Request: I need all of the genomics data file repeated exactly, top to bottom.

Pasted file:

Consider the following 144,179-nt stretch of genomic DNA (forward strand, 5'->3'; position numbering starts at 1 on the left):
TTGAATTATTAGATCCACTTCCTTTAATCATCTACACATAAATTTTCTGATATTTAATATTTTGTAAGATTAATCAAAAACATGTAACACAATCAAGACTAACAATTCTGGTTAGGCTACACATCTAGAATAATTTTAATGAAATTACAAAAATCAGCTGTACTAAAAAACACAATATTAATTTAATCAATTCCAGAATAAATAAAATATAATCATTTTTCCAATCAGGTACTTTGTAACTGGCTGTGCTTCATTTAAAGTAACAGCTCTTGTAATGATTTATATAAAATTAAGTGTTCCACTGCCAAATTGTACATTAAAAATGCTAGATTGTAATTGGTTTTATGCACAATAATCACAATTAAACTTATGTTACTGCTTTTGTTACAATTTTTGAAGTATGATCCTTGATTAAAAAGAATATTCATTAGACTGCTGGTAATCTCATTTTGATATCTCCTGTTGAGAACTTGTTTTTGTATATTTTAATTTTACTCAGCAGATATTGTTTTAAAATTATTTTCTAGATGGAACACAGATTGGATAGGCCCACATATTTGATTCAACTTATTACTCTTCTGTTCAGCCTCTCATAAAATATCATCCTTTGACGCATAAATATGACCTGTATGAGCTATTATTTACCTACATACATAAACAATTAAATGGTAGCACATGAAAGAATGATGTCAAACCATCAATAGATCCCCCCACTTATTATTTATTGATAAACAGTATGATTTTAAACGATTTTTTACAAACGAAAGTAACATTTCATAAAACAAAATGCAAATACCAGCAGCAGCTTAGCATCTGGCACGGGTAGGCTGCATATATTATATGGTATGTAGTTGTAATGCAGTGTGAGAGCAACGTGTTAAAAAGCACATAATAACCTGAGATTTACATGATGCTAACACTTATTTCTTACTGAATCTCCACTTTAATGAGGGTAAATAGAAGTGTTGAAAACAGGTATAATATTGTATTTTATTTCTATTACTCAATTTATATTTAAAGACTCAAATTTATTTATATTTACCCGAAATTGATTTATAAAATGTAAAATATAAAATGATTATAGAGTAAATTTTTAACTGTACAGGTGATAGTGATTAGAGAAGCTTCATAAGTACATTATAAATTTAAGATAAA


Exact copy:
Consider the following 144,179-nt stretch of genomic DNA (forward strand, 5'->3'; position numbering starts at 1 on the left):
TTGAATTATTAGATCCACTTCCTTTAATCATCTACACATAAATTTTCTGATATTTAATATTTTGTAAGATTAATCAAAAACATGTAACACAATCAAGACTAACAATTCTGGTTAGGCTACACATCTAGAATAATTTTAATGAAATTACAAAAATCAGCTGTACTAAAAAACACAATATTAATTTAATCAATTCCAGAATAAATAAAATATAATCATTTTTCCAATCAGGTACTTTGTAACTGGCTGTGCTTCATTTAAAGTAACAGCTCTTGTAATGATTTATATAAAATTAAGTGTTCCACTGCCAAATTGTACATTAAAAATGCTAGATTGTAATTGGTTTTATGCACAATAATCACAATTAAACTTATGTTACTGCTTTTGTTACAATTTTTGAAGTATGATCCTTGATTAAAAAGAATATTCATTAGACTGCTGGTAATCTCATTTTGATATCTCCTGTTGAGAACTTGTTTTTGTATATTTTAATTTTACTCAGCAGATATTGTTTTAAAATTATTTTCTAGATGGAACACAGATTGGATAGGCCCACATATTTGATTCAACTTATTACTCTTCTGTTCAGCCTCTCATAAAATATCATCCTTTGACGCATAAATATGACCTGTATGAGCTATTATTTACCTACATACATAAACAATTAAATGGTAGCACATGAAAGAATGATGTCAAACCATCAATAGATCCCCCCACTTATTATTTATTGATAAACAGTATGATTTTAAACGATTTTTTACAAACGAAAGTAACATTTCATAAAACAAAATGCAAATACCAGCAGCAGCTTAGCATCTGGCACGGGTAGGCTGCATATATTATATGGTATGTAGTTGTAATGCAGTGTGAGAGCAACGTGTTAAAAAGCACATAATAACCTGAGATTTACATGATGCTAACACTTATTTCTTACTGAATCTCCACTTTAATGAGGGTAAATAGAAGTGTTGAAAACAGGTATAATATTGTATTTTATTTCTATTACTCAATTTATATTTAAAGACTCAAATTTATTTATATTTACCCGAAATTGATTTATAAAATGTAAAATATAAAATGATTATAGAGTAAATTTTTAACTGTACAGGTGATAGTGATTAGAGAAGCTTCATAAGTACATTATAAATTTAAGATAAA